We remember making a MySpace as if it were yesterday. It was 2006 and the Internet was taken over by the social network, overtaking Google as the most visited website that very year. Years later, the once giant of all things social was challenged by an up and coming website called Facebook. It really is a tale of David vs Goliath and typically David won. Soon enough pretty much everybody made the switch and MySpace was left battered and bruised by Facebook, especially after the website was sold for $580 million in July 2005.
Don’t get us wrong, we’re not getting sentimental over MySpace – it was good whilst it lasted but that’s the risk of the internet. Now, in modern day society, we can freely operate Facebook, Twitter, Tumblr, Instagram, LinkedIn and Pinterest all from one device – our mobile phones. The fact that society has gone from struggling to keep one platform relevant to now daily updating several platforms is both worrying and miraculous at the same time. So whilst society replaces its communication skills with those of social network logins, we delve in to discover whether you’ve a social media addict or not.
1. Ever deleted a picture of yourself because you didn’t receive enough “likes”?
Ah, I’m sure most of us have been here. This is a classic case of social rejection, something which makes us question if we’re actually good looking enough to post a picture of our faces online. Am I ugly? Was that the wrong filter to use? Did I have something in my teeth? Actually, it’s normally none of those. Questioning your own worth because you don’t feel you received enough likes on a picture that was posted online doesn’t mean anything – it just means people didn’t press the like button. Yet, you still worry yourself into a state of panic and swiftly delete the photo after 15 minutes of no likes, hoping the Internet didn’t pick up on your photo that now looks as if it never existed.
2. Frequently contemplating the significance of a like? Well…
Many years ago, the courtship ritual was always laid out: If you fancied someone, you asked them out on a date. If they said no, that was that and you asked the next person who took your fancy. As the world has evolved into a spider web of social network, word travels faster than light. People are constantly worried about being rejected and it then being exposed on the internet to their permanent embarrassment. A series of likes on your photos from the same person now screams 3 things. One is that it could be your Aunt Betty who thinks you’re the most fascinating person ever and you’re biggest fan, often posting questions aimed at your Mother on your Facebook wall. Next it could be someone who’s crushing on you and placing ‘subtle’ hints by liking every single thing that you post or it’s quite simply a sociopath. Now, the last option is a bit far fetched, but take note that you really shouldn’t consider the significance of likes.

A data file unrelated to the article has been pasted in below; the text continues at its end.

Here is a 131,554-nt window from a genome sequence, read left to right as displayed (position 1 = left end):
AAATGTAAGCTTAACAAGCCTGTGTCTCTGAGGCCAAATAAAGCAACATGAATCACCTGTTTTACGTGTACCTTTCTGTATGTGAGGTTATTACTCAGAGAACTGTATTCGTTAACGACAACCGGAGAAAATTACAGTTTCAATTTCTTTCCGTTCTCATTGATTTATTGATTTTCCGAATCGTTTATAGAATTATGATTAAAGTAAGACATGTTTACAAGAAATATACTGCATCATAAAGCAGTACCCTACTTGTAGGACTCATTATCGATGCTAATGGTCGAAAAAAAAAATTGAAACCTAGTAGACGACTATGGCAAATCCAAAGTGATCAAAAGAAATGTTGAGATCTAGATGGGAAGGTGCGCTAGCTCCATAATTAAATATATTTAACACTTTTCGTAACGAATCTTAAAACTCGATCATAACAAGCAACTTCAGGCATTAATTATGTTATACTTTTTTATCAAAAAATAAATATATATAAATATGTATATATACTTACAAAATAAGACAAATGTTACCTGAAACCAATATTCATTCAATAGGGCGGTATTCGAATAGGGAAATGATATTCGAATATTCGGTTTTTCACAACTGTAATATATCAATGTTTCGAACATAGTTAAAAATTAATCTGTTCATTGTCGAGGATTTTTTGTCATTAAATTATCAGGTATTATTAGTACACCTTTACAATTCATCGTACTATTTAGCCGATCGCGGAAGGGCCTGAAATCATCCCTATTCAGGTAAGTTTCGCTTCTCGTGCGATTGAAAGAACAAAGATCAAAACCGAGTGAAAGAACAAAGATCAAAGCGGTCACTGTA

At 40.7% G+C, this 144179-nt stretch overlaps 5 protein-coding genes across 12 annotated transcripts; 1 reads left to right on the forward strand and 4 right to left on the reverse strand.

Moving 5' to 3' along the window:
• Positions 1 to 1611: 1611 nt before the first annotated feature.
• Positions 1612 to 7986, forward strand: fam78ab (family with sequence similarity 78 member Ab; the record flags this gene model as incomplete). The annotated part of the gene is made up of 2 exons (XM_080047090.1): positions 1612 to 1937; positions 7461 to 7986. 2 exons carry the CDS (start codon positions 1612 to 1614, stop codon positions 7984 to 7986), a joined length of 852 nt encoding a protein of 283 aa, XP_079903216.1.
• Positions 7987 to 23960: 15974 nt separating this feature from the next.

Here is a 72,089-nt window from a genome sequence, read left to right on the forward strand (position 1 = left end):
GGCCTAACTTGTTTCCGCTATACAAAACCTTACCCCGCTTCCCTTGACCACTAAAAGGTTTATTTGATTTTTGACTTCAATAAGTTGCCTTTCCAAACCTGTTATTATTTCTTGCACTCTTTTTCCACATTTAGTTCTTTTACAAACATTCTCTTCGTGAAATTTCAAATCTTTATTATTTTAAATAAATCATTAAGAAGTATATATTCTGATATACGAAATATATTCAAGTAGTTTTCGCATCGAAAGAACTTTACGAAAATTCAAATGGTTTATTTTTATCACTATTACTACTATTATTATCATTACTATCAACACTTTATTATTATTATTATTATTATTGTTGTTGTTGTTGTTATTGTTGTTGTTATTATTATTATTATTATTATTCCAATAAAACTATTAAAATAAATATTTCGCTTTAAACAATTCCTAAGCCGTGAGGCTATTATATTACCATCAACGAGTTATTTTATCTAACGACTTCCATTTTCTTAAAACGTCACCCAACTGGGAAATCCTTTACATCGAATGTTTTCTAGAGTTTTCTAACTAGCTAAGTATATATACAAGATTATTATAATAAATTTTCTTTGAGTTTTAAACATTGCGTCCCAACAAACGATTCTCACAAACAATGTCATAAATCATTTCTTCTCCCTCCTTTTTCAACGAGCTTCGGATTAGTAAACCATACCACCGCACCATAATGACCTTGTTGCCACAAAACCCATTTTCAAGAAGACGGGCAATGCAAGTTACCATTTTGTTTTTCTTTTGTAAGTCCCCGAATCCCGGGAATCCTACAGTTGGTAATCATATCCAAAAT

3. You’re yet to meet someone in person yet you know everything about them, even their favourite shade of orange.
Cyberstalking is a daily activity for many, regardless of how strange it is to spend your time learning things about other people’s lives. Turning into a MI5-like agent by uncovering everything there is to uncover about someone may be seen as a skill but don’t put it down on your resume.
4. You regularly “talk” to people.
Now by “talking” we don’t mean actually conversing with people in person, chatting away happily about little things like the weather and your loves and hates, we mean “talking” in the sense of lazily texting each other weekly, asking how the other person is, replying good and leaving it there. If you find yourself regularly “talking” to people on social media, then things aren’t looking good…
5. Your phone is an extra appendage.
As we’re in the 21st century, smartphones have become a common gadget to see in the hand of many worldwide. People often seem to love their gadgets more than their family and friends (well, until the next version comes out and they happily pay the £500+ price tag to stay relevant). A phone with WiFi capabilities is as compulsory as it’s the connection to the outside world that many people need. When you’re out in public, you may want to get an update on how great someone’s Starbucks looks on Instagram, what’s happening in the news around the world and you can even watch TV from your smartphone. If you were to fall into an abyss, at least you could Instagram yourself on the way down. Smartphones are the new Swiss Army knife, armed with all kinds of apps to connect you to everyone on the internet.